As such, it is unsurprising that companies such as Tesla are considering taking on their own mining operations. CEO Elon Musk’s suggestion to stakeholders is that this method would allow the company to truly manage its supply, ensuring that it is not only secure but sustainable.

JP Casey: No experience could result in significant harm

Direct involvement from technology companies in mining operations could do more harm than good, as large companies run the risk of blundering into countries with complex mining regulations, of which they have little or no experience. Cobalt is of particular interest to manufacturers of mobile phones and vehicles due to its usage in lithium-ion batteries, but nearly two-thirds of the world’s cobalt is mined in the Democratic Republic of Congo (DRC), which has historically struggled with human rights violations and illegal mining.

In response to these issues, the DRC Government introduced a new mining code in 2018 following six years of consideration, and many of the new laws suggest mining in the country is all but incompatible with significant foreign investment. The code states that mining companies must employ predominantly Congolese contractors, and be owned by a majority of Congolese shareholders, all but eliminating the possibility of direct involvement from a technology company based in, say, China or the US. A separate code requires 10% of mining royalties to be paid into a fund to be invested into domestic social projects, which is unlikely to encourage these companies to invest in the first place and will cut into their profits should they choose to do so.

A similar issue involves artisanal and small-scale miners (ASM), whose projects operate outside the law but are so integral to local economies that many governments are unable to crack down on the practice. Ghana, for instance, has emerged as a major gold exporter, with the precious metal accounting for 49% of its exports in 2019, but 85% of its gold mining sector consists of ASM operations.

With around three million people reliant on ASM for their livelihoods in Ghana, the involvement of foreign technology firms threatens these people on two fronts: firstly, the replacement of ASM operation with large-scale foreign-owned operations could reduce the income of a significant number of people; and secondly, if a national government is forced to negotiate with these foreign companies, their attention is diverted from work on developing ASM projects and integrating them into their country’s mining framework, as has been done in South Africa.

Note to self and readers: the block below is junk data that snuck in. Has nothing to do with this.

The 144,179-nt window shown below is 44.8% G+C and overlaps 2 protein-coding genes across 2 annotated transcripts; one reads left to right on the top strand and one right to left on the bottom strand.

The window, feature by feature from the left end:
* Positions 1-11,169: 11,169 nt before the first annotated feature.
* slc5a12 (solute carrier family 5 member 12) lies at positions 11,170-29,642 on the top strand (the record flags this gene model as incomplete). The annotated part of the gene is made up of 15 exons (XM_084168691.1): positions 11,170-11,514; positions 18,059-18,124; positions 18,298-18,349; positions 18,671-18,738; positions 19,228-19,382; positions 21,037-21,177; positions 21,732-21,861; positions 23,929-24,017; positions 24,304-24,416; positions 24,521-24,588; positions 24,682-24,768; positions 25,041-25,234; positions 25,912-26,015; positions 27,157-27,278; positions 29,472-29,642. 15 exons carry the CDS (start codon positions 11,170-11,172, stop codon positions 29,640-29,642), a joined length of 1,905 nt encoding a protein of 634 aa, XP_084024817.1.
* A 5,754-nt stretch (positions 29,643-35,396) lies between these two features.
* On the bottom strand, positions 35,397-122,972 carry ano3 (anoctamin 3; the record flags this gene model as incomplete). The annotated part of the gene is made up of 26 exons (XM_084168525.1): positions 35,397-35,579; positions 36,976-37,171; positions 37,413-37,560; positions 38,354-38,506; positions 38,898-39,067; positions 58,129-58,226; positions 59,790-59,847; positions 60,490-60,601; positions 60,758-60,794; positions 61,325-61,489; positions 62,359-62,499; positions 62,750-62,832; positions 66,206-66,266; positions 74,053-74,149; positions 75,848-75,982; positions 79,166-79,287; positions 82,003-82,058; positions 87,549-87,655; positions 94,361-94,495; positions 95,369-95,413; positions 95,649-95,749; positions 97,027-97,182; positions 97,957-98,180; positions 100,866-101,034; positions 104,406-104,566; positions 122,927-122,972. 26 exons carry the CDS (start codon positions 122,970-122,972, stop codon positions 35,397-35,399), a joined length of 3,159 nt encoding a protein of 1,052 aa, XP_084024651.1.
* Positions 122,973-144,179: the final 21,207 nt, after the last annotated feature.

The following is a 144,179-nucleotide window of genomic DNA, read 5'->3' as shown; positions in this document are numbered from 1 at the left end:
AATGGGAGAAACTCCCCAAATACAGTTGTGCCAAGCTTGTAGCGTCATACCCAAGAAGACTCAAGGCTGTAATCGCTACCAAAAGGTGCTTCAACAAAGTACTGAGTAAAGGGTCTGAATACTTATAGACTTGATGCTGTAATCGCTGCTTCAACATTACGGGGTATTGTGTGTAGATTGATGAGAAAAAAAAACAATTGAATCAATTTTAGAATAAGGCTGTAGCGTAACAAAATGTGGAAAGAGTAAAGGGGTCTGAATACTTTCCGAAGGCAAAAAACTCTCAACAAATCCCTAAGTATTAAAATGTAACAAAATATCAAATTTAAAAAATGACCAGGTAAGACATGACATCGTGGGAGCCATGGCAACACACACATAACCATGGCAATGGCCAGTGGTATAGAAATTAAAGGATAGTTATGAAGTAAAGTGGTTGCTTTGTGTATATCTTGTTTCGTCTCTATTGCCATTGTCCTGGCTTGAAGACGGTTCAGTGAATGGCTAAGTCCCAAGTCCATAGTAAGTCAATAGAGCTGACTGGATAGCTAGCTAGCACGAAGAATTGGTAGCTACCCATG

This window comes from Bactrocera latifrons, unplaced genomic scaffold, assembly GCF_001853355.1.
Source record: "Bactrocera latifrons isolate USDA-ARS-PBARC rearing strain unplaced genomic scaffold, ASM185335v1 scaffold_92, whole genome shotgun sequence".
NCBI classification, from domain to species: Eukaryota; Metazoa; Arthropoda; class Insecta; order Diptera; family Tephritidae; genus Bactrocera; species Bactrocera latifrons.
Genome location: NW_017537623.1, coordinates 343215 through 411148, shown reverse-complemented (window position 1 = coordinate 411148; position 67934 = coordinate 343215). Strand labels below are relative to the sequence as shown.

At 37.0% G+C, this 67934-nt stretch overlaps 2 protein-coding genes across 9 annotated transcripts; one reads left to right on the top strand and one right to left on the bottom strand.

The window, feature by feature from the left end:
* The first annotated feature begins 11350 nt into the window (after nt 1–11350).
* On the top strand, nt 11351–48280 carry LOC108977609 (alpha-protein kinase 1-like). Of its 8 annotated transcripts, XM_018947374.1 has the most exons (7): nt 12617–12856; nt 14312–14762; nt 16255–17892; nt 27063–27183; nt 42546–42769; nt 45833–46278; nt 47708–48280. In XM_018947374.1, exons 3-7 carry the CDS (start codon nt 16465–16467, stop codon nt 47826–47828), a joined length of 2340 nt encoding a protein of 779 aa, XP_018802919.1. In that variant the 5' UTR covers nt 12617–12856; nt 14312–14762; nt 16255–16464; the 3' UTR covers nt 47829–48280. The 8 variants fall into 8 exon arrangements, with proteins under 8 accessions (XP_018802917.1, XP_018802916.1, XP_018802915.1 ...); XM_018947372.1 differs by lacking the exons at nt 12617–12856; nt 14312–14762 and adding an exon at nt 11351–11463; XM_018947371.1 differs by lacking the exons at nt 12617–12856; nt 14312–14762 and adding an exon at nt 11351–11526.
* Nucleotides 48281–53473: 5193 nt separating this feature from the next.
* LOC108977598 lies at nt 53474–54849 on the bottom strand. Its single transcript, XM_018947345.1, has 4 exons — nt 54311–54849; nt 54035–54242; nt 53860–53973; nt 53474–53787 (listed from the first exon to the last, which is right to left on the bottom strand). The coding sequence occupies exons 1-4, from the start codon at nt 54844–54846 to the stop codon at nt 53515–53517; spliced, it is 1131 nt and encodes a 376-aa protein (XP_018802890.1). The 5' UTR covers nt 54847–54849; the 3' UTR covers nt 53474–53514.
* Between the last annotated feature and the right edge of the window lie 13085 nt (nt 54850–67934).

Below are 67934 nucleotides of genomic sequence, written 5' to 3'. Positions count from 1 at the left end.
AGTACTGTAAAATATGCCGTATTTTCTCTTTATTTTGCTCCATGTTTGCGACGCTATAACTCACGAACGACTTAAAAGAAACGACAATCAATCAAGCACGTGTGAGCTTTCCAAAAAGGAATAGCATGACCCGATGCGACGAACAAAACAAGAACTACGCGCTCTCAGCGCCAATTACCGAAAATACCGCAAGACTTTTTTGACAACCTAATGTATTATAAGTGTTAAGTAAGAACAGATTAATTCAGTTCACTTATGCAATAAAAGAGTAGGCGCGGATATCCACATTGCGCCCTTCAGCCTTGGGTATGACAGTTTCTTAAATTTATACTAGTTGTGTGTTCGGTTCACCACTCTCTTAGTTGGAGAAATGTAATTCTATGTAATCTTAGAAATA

In Malaysia, the bauxite industry is similarly delicate. Production of the mineral, the world’s main source of aluminium, leapt from 200,000 tonnes in 2013 to 20 million tonnes by 2015, but the large-scale expansion of mining operations devastated the country’s environment, polluting water sources, decimating large areas of grassland and contributing to increases in respiratory problems and skin rashes. The government responded by banning the practice outright, before repealing the ban earlier this year, creating a muddled and uncertain future for the country’s mining sector, and one that would be a risky investment for both parties should technology companies aim to involve themselves.

Finally, the excessive demand for specific commodities from these technology companies could result in the construction of new, large-scale mining operations, which themselves are environmentally damaging, and would continue a recent trend of vast mines being built.

From Adani’s $11bn Carmichael coal mine in Australia to Anglo American’s $5bn Quellaveco copper mine in Peru, rapidly growing demand for new minerals specifically for the technology sector is encouraging miners to take on increasingly ambitious projects, with local environments often paying the price.